Chocolate Whiskey Fudge

I'm hot cuz I'm fly. You ain't cuz you not!

I’m hot cuz I’m fly. You ain’t cuz you not!

Thank Pete it’s Fudge Season(TM)* again! Fudge and heat don’t mix. Well, they do, but as long as the kitchen itself is cool. I dove right into a bottle of Jameson’s Irish Whiskey to kick off Fudge Season(TM)!

Take a moment to ponder the beauty of Jameson’s whiskey with chocolate. Because it’s straight-up beautiful. Every time I make this, I cannot resist having just one more piece, and wind up having about 12 pieces, and then the afternoon passes in a happy haze. No wonder I look forward to Fudge Season(TM)!

It’s funny that I love this recipe so much, because I hate whiskey. I never drink it. I thought whiskey and chocolate would be a waste of chocolate, but I was stunned by how delicious this flavour combination is. I think this recipe provides the perfect balance of whiskey and chocolate, which complement each other brilliantly – the chocolate tastes richer and more complex because of the whiskey, and the whiskey tastes much milder than it would otherwise because of the chocolate – and the silky smooth texture of the fudge allows the interplay of these flavours to take center stage. I am in awe of the velvety texture of this fudge every time I make it. And it’s so easy to make! No cooking of any kind, save for heating up chocolate and butter together. Now, some of the best fudge in the world is achieved via tortuous cooking, but this is that rarest of rarities – an exquisite fudge that requires no cooking! There’s a lot of stirring with a wooden spoon, but who doesn’t love wielding a giant piece of wood? And at the end of it all, the alcohol isn’t cooked out, so this fudge is a lot of fun.

That’s right: You can get hammered on this fudge. Keep that in mind when indulging in it. And use the good stuff! This isn’t like vanilla extract, where cheap booze will do. The character of the whiskey is highly evident in this recipe.

This is why I'm hot!

This is why I’m hot!

This fudge tends to set up quickly – within 10 to 15 minutes of pouring it into the dish to set – so I advise working quickly to pour and cut it, because after it sets, it gets a bit hard to cut. Having said that, I have had this fudge take a couple of hours to finish setting. I strongly suspect that the level of humidity in my kitchen affected the setting time. The fudge turned out perfectly either way, so no biggie if it takes a while to set. You can pop it into the refrigerator to speed this process along.

Smooth, rich, velvety, and tasting of luxurious naughtiness: If you’re looking for a boozy fudge for the holidays – and even if you’re not – this is the stuff.

*I felt like using capital letters to announce the start of such a wondrous season. And such a thing as Fudge Season must be trademarked. Don’tcha think? 😉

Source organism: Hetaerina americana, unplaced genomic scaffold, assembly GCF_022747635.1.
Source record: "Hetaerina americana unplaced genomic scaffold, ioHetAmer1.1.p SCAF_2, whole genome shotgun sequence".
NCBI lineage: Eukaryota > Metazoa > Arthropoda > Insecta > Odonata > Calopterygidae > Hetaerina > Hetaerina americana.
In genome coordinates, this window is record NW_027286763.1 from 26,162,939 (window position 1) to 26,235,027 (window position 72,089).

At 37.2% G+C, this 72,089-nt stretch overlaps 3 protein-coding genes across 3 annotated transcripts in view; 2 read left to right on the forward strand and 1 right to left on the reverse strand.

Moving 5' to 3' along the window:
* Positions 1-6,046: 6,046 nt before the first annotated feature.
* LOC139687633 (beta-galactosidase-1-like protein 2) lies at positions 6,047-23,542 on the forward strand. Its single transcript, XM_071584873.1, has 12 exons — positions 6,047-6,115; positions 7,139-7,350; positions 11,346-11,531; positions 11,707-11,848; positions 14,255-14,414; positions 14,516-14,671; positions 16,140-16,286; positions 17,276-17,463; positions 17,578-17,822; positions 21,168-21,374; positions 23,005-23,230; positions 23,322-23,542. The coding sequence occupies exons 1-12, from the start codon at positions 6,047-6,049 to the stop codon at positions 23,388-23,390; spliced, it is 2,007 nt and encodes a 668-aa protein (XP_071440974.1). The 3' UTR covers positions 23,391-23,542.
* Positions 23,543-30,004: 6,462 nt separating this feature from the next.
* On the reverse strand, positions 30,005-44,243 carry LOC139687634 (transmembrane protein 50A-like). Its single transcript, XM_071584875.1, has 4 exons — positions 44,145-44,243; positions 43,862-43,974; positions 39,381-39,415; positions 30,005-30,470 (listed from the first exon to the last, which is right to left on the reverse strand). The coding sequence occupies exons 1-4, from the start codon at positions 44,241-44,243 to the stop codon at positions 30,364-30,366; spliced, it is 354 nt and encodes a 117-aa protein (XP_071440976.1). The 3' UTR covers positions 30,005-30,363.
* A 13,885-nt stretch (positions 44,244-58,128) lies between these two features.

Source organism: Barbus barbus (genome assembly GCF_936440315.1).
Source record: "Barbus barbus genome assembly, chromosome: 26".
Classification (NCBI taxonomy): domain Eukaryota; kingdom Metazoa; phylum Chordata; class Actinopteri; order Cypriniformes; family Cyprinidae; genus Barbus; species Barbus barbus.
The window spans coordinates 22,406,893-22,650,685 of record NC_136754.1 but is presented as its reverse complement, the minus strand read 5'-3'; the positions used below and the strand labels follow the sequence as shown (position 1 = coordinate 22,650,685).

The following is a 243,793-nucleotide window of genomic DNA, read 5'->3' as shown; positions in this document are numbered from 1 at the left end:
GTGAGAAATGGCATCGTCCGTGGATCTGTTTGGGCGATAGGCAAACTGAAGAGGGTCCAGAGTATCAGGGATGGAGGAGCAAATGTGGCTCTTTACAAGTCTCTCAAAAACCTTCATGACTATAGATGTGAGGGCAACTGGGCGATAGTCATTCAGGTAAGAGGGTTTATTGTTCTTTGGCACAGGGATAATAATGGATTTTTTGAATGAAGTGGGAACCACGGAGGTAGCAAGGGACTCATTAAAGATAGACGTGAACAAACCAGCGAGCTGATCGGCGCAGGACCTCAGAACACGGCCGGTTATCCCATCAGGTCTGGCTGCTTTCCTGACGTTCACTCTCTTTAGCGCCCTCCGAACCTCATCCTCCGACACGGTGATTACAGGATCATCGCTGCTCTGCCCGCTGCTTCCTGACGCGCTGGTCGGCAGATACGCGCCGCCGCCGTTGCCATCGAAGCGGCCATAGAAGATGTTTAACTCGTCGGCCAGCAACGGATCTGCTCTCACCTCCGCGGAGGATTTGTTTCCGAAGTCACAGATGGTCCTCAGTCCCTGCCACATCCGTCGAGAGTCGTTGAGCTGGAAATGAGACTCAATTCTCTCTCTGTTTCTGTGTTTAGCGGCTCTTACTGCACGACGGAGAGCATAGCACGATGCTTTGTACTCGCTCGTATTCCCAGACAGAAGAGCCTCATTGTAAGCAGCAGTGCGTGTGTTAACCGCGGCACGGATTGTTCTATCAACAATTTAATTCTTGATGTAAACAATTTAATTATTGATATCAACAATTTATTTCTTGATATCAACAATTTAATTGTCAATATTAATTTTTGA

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Chocolate Whiskey Fudge

Yield: About 50 1″ pieces

32 oz. (2 lbs.) powdered sugar (no need to sift)
1 cup whiskey (I used Jameson’s Irish Whiskey)
12 oz. chocolate
1 TBS unsalted butter
1 cup chopped nuts or chopped chocolate, optional

Line a 9×13″ pan with parchment or wax paper. Set aside.

In a large bowl (4 quarts’ capacity or larger – I used an 8 quart bowl, though a 5 quart bowl would have sufficed nicely), stir together the powdered sugar and whisky with a wooden spoon. Set aside.

In a small saucepan, heat chocolate and butter on medium-low heat until melted and incorporated, stirring frequently to avoid the chocolate sticking to the bottom or burning. As soon as the mixture has melted completely, pour it into the whisky mixture and stir vigorously until completely incorporated. It will be a bit hard to stir, but persevere and it will all combine. Stir in nuts, if using.

Working quickly, pour fudge into prepared pan and smooth to the edges; the fudge will thicken enough to cut within 10 – 15 minutes. If the fudge refuses to be coaxed to the corners of the pan, cover the surface with plastic wrap and press and manipulate the fudge with your hands (separated from touching the fudge directly by the plastic wrap). If the fudge behaved and spread to the corners obediently, cover it with plastic wrap anyway and let it sit at room temperature until hard enough to cut, about 15 minutes. If the fudge takes a while to set, put in the refrigerator and check the fudge’s consistency every 15 minutes or so. It will set!

Once the fudge has set, immediately cut into 1″ squares (the fudge can be a bit hard to cut if left to sit too long).

Store in an airtight container at room temperature, separating layers of fudge with waxed paper so that they don’t stick together.

Source: Adapted from